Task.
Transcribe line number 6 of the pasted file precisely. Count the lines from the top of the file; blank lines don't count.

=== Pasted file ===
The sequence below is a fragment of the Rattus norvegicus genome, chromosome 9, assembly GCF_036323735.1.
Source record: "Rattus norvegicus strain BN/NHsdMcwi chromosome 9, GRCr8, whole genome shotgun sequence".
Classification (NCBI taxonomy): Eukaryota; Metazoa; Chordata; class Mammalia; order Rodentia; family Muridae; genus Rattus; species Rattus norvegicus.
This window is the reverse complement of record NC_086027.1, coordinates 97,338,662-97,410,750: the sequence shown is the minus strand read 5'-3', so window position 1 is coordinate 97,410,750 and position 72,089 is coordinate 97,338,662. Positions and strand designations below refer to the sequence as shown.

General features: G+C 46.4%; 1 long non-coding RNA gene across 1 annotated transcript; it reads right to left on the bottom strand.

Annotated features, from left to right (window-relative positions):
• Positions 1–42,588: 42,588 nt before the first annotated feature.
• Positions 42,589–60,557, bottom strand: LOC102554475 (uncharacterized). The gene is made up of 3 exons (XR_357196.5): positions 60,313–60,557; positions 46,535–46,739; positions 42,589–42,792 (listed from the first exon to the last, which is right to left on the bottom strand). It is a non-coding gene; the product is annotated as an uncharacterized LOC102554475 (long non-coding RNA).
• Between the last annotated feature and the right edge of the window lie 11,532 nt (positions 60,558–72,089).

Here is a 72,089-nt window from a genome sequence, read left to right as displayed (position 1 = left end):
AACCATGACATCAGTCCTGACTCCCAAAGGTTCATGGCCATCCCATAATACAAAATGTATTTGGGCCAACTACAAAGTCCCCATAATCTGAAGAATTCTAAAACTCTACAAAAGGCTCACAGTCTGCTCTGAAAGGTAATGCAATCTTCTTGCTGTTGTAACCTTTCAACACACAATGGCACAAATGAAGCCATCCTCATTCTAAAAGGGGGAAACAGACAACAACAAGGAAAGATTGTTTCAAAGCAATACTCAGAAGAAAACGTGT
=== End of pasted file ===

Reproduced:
Annotated features, from left to right (window-relative positions):